We are all vulnerable. Particularly in these times. This is an age of forgetfulness and sadness, and we need remembrance and joy. Wa-man a‘rada an dhikri fa-inna lahu ma‘ishatan danka , the Qur’an says: ‘whoever turns aside from remembering Me, he shall have a miserable life’. The modern world claims to progress: but people have longer faces than ever before. Antidepressant drugs have never been more widely prescribed. 17 percent of British women attempt suicide by the age of 25. We work longer hours than ever before; and our home lives and our marriages have never been under such pressure.
Modernity serves only the idol of money: it does not serve human beings. We have turned away from the unitive Source, towards the rubble at the edges of existence: and we are sad. We are hungry. We know that we need what all human beings have always needed: the remembrance of Allah. And yet the modern world tells us that that is nowhere on the list of priorities.
We have forgotten, so we have been forgotten. The modern world is fast asleep, troubled by dreams of material pleasures that somehow are not really pleasurable.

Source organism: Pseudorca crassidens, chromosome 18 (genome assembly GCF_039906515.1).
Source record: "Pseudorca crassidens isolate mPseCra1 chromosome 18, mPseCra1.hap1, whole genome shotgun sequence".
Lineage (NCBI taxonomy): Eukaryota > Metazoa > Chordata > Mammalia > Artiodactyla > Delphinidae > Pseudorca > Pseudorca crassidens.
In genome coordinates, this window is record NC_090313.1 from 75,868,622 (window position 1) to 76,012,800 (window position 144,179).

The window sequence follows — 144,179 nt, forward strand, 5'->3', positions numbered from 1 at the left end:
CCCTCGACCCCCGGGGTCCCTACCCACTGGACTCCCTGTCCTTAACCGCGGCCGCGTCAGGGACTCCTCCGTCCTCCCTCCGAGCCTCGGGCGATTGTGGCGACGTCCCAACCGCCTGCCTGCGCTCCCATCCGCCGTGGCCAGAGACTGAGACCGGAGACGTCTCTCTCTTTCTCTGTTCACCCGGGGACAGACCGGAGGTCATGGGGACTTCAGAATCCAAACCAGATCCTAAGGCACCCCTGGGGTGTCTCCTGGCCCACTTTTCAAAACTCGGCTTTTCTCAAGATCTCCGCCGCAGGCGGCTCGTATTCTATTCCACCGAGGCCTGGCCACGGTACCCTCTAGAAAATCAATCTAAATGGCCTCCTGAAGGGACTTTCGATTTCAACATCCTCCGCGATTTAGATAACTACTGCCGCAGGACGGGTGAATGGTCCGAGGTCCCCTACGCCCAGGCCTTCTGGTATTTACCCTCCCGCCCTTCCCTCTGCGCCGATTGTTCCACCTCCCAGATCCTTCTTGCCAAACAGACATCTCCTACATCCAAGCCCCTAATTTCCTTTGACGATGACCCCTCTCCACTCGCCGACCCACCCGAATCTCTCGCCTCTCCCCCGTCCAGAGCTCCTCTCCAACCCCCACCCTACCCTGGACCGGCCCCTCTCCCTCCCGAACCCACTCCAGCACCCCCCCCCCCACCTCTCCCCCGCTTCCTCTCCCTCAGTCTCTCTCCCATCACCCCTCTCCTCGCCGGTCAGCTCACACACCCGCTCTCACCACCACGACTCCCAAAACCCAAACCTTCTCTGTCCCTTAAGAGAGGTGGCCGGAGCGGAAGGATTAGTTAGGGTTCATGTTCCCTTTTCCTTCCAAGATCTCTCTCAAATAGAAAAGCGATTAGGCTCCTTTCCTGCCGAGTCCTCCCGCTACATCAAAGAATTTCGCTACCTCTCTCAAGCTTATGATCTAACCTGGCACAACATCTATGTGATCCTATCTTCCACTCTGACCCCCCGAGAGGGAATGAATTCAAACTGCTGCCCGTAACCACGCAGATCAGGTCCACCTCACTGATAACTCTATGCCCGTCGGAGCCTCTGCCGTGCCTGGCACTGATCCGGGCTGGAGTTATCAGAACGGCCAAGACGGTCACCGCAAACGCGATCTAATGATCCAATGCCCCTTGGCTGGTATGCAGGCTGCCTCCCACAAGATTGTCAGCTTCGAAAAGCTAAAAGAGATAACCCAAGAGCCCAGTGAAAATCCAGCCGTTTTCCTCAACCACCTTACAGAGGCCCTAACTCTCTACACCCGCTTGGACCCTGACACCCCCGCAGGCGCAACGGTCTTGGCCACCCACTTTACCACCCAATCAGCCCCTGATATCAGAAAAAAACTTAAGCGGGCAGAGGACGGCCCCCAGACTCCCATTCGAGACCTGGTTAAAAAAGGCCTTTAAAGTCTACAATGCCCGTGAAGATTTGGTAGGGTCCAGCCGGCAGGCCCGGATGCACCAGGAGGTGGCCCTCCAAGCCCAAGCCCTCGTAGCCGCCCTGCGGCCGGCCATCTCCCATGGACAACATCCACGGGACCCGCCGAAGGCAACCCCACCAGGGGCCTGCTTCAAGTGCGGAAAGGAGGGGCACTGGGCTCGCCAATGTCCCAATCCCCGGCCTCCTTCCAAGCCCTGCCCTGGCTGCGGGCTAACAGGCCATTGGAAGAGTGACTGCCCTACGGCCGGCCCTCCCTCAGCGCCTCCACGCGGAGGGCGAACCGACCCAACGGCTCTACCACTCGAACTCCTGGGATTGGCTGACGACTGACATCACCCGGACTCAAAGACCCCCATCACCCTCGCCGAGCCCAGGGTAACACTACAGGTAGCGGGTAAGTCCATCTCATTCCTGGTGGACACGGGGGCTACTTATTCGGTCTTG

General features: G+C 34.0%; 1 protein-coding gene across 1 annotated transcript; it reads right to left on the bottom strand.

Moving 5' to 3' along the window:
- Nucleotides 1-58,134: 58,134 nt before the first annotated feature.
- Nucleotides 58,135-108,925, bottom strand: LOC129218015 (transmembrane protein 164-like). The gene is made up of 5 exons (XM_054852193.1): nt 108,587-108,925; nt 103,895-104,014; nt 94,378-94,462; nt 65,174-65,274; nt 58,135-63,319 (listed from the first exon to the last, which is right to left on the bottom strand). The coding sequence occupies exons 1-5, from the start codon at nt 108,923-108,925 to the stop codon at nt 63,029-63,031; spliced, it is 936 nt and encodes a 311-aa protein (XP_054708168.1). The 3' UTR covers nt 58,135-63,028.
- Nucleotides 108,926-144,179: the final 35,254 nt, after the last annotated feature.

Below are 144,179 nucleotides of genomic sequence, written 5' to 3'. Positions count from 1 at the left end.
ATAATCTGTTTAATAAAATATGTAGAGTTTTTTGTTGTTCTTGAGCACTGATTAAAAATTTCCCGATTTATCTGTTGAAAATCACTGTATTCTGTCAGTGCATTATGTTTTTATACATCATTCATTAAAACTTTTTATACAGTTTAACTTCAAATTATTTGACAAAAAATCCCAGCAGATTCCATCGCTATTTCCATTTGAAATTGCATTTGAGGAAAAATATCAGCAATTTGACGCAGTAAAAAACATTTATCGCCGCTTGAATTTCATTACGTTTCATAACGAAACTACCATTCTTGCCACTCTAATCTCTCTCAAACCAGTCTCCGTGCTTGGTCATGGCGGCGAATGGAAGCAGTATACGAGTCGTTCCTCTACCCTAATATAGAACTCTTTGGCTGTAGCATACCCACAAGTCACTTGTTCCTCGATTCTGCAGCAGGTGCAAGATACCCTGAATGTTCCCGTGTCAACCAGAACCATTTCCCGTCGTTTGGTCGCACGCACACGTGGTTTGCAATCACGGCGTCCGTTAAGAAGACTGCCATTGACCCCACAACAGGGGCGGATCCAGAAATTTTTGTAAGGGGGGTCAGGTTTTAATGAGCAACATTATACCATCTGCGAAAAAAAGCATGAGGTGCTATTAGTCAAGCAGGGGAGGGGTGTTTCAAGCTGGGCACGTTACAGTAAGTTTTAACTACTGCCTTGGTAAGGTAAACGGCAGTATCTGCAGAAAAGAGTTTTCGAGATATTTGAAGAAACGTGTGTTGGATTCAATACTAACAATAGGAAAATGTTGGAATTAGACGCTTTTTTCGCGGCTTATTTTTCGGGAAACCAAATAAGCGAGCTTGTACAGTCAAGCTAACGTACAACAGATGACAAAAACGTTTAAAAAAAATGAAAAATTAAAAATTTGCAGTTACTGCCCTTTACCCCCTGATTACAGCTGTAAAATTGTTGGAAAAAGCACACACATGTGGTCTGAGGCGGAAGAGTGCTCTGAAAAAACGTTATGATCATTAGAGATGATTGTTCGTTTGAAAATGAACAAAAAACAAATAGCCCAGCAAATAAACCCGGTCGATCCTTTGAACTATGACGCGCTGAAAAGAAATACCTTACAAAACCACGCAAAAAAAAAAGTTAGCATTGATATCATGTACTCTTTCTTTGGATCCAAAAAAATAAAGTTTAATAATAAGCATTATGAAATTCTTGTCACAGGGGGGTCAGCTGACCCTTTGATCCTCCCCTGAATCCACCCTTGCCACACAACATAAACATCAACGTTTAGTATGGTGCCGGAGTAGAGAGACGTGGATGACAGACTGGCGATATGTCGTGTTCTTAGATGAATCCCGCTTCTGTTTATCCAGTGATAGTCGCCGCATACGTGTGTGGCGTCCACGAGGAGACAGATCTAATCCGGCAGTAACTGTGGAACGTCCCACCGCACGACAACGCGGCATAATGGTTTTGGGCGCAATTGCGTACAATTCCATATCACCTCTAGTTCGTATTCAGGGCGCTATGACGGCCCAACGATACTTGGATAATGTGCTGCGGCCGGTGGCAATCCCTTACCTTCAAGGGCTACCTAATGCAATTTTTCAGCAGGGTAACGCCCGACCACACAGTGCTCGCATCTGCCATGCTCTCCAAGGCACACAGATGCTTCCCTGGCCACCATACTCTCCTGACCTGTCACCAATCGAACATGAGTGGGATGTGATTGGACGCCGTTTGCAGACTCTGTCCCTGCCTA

When we forget who we are, so radically, the protection begins to be withdrawn, and we are at the mercy of the material world, which we now trust and love more than we trust and love God. And the people of Turkey have learnt how much the material world, the earth, can help us, when we forget to acknowledge its divine source. And when we forget to give thanks for it.
In Surat al-Mulk we are told, patiently:
‘Are you confident that He who is in heaven will not cause the earth to cave in beneath you and to be swallowed up by it as it shakes?
Or are you confident that He who is in heaven will not loose against you a whirlwind? You will before long known how was My warning.’
So the conclusion is inescapable. We who are not paying the rent for our planet are now paying heavy fines instead.
But the Landlord is merciful.
His mercy is expressed, despite our waywardness, in so many ways. There is the hadith, for instance, that states that whoever dies tahta al-radm, under fallen masonry, is a shaheed, a martyr. So those who have died so horribly in Turkey can be considered shuhada. Many ulema there have confirmed this judgement.
Another expression of His mercy is that in the next life, those who acknowledged Him shall know no more earthquakes. A hadith in Abu Daud says:
‘This my Umma is an Umma which receives mercy: for it has no punishment in the akhira. Its punishment is in this dunya: strife, earthquakes, and killing.’
The Landlord is merciful. Through the signs which He sets up in creation: eclipses, earthquakes, tornadoes, blue skies: He reminds us patiently of His glory. And of our origin and return.